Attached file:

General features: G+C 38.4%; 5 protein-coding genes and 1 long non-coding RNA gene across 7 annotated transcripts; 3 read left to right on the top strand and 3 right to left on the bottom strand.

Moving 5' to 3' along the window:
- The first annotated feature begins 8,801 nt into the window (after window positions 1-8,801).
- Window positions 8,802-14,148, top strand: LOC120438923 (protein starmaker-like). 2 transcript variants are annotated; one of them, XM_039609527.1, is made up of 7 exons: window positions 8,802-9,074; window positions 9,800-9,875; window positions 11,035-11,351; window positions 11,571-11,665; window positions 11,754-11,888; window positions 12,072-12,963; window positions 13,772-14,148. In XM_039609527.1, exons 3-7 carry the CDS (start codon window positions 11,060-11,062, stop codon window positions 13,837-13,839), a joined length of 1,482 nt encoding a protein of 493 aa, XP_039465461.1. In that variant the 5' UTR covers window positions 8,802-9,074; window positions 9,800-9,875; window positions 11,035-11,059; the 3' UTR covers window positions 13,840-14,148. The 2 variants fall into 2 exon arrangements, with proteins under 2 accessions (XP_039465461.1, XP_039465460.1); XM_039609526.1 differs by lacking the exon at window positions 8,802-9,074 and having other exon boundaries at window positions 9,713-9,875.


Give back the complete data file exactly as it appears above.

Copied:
General features: G+C 38.4%; 5 protein-coding genes and 1 long non-coding RNA gene across 7 annotated transcripts; 3 read left to right on the top strand and 3 right to left on the bottom strand.

Moving 5' to 3' along the window:
- The first annotated feature begins 8,801 nt into the window (after window positions 1-8,801).
- Window positions 8,802-14,148, top strand: LOC120438923 (protein starmaker-like). 2 transcript variants are annotated; one of them, XM_039609527.1, is made up of 7 exons: window positions 8,802-9,074; window positions 9,800-9,875; window positions 11,035-11,351; window positions 11,571-11,665; window positions 11,754-11,888; window positions 12,072-12,963; window positions 13,772-14,148. In XM_039609527.1, exons 3-7 carry the CDS (start codon window positions 11,060-11,062, stop codon window positions 13,837-13,839), a joined length of 1,482 nt encoding a protein of 493 aa, XP_039465461.1. In that variant the 5' UTR covers window positions 8,802-9,074; window positions 9,800-9,875; window positions 11,035-11,059; the 3' UTR covers window positions 13,840-14,148. The 2 variants fall into 2 exon arrangements, with proteins under 2 accessions (XP_039465461.1, XP_039465460.1); XM_039609526.1 differs by lacking the exon at window positions 8,802-9,074 and having other exon boundaries at window positions 9,713-9,875.